8. I'd like to learn how to identify substances given NMR calculations. If you have or know where to find such information, it would be greatly appreciated.
  9. It is somewhat common for particularly dense neutron stars to form a solid crusts, much like a planet's, with any matter that happens to be around them. At these densities, the neutronium between the crust and the center of mass forms a sort of mineraloid structure (known as "nuclear pasta"). I've been curious as to the chemical properties of this as well as the mechanisms responsible. Does the composition of a neutron star's crust effect the formation of nuclear pasta in any way? For example, would it make a difference if the neutron star formed its crust out of ethane or cyclopropenylidene?
  10. How might one manage to find the surface area and volume of the following constructs? Rotini: A geometric figure I've found to be similar is the helicoid. However, the helicoid (having been formed from a 2D plane) has an edge width equal to epsilon, whereas the edges of a fully 3D rotini-like construct would be roughly catenarian in shape. Fusillibucati/Cavatappi: The only difference between the two is length. Cavalieri's principle could possibly be at play here, but the topography could potentially suggest otherwise. Campanelle: No hints for this one, good luck. Casarec
  11. The Sabatier reaction is for CO2, not elemental carbon. Technically that still could work in principle, but Sabatier also entails some pretty aggressive exothermia, which is likely detrimental for this project. There is a zirconium-ruthenium catalyst I've been looking into that accomplishes this without such intense conditions, as I detail here: https://www.scienceforums.com/topic/37443-zirconium-catalyst/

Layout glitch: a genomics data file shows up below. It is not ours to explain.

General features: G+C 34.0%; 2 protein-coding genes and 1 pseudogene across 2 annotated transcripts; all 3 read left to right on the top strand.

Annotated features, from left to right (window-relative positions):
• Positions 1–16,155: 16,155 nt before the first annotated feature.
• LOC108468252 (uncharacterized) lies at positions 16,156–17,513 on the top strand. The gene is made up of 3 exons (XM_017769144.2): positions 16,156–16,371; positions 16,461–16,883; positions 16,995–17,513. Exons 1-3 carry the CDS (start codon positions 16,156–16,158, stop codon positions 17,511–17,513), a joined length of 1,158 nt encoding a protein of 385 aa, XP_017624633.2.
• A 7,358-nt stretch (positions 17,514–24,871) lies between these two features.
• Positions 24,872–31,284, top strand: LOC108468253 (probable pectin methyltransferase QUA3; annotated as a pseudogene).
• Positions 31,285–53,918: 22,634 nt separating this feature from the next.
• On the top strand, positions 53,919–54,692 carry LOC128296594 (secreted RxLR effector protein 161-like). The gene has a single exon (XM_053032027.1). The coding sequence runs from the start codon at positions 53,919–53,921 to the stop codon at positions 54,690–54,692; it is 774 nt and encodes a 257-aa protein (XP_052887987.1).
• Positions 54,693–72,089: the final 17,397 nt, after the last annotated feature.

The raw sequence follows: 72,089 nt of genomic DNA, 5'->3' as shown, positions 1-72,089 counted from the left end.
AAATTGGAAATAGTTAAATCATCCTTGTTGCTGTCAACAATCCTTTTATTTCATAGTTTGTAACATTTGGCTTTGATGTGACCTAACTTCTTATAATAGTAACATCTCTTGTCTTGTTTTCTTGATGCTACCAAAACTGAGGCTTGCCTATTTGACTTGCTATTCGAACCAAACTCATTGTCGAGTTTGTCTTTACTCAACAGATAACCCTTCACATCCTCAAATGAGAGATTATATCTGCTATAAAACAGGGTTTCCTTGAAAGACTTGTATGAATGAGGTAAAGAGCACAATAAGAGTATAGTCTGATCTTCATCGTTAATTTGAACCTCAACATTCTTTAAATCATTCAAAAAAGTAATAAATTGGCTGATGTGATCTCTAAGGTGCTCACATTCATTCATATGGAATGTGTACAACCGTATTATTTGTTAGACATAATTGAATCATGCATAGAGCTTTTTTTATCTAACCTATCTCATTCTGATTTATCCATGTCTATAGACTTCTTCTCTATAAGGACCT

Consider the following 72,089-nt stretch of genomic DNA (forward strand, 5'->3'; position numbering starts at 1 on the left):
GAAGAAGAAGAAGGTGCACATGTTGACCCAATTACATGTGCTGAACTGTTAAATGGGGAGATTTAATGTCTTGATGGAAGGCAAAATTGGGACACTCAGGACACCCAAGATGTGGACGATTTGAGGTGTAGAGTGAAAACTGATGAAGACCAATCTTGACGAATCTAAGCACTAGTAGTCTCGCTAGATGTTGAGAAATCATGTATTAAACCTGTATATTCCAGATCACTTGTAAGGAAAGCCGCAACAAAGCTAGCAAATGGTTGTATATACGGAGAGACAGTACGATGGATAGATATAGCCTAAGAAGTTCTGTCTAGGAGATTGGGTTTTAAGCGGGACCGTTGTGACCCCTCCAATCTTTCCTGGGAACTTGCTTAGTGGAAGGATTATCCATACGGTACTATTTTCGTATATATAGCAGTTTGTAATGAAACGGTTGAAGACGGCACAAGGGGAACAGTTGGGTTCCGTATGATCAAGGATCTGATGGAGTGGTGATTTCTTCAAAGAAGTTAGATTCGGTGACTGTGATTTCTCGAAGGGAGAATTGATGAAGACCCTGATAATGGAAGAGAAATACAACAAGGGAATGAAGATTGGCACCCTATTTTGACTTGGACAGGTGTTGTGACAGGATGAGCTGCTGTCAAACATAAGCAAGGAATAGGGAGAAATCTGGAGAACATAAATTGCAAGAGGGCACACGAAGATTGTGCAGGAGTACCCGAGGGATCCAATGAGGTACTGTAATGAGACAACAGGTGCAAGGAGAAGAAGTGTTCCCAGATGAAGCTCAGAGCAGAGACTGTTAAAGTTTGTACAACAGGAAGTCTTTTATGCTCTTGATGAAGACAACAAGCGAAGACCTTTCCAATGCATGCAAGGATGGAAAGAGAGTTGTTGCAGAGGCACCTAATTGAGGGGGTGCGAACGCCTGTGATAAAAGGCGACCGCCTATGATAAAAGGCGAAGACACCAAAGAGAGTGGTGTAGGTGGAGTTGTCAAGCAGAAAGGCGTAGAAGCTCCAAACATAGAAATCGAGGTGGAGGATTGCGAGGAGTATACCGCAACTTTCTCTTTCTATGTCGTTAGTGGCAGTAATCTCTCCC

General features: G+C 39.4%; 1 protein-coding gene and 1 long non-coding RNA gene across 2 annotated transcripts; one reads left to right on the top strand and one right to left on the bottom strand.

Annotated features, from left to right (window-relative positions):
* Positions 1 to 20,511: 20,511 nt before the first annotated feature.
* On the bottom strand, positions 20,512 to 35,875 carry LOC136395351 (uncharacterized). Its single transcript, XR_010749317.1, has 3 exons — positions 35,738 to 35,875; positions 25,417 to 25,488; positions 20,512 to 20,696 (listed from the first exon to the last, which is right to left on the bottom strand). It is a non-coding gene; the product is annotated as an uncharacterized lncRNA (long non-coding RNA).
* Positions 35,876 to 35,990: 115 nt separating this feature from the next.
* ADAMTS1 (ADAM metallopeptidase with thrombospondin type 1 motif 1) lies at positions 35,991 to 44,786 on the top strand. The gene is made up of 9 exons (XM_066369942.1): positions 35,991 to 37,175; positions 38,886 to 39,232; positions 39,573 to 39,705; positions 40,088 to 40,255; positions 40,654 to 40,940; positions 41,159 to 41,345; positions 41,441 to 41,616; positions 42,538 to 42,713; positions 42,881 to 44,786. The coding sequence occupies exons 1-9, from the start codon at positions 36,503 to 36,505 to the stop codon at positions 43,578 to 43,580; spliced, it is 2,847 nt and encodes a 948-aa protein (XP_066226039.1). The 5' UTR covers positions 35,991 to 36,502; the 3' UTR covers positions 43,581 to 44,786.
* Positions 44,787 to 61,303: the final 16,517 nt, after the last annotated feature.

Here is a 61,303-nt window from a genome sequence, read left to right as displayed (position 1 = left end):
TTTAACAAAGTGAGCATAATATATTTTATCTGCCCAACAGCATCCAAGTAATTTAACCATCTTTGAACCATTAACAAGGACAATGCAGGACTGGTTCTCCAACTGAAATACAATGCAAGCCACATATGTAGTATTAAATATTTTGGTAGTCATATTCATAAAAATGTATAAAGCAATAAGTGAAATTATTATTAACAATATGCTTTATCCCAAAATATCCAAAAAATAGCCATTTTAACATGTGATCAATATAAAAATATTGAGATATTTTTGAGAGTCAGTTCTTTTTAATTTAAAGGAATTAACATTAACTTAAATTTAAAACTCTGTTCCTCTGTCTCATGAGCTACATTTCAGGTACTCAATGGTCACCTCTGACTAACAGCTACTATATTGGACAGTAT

12. For me they're one and the same; being able to fight efficiently in as many ways as my skillset allows is what makes martial arts fulfilling. Not before sociology, no. Once our brains were advanced enough and by extent diverse enough, absolutely; but in our primitive ages, when our rationalities were operated instinctively rather than deliberatively, it was almost invariably our instinct which drove our collective decisions. And these instincts have not entirely dissolved, not in the least; while there is much more intellectual plasticity among the current population, the neuro
  13. A few minutes ago I had cleaned out a pot used for cheese sauce. When the time had come to clean the cheese residue off of the kitchen sponge, I noticed something strange; a thick layer of the residue would not come off. Upon closer inspection, I realized that the cheese appeared to have crystallized on the kitchen sponge. It doesn't seem to be a stretch to hypothesize that bacteria were responsible, although it is unusual that this happened to quickly. By what known mechanisms might a thing such as this happen?
  14. The answer to this question could potentially be important for some future work of mine. A catalyst prepared by reacting ruthenium trichloride with zirconium terephthalate in a liquid solution has been found to convert carbon dioxide into methane. However, I can not find any specification on the composition of aforementioned liquid solution, nor on the exact reaction taking place from which I could deduce it. If anyone has or knows where to find this information, I would greatly appreciate it.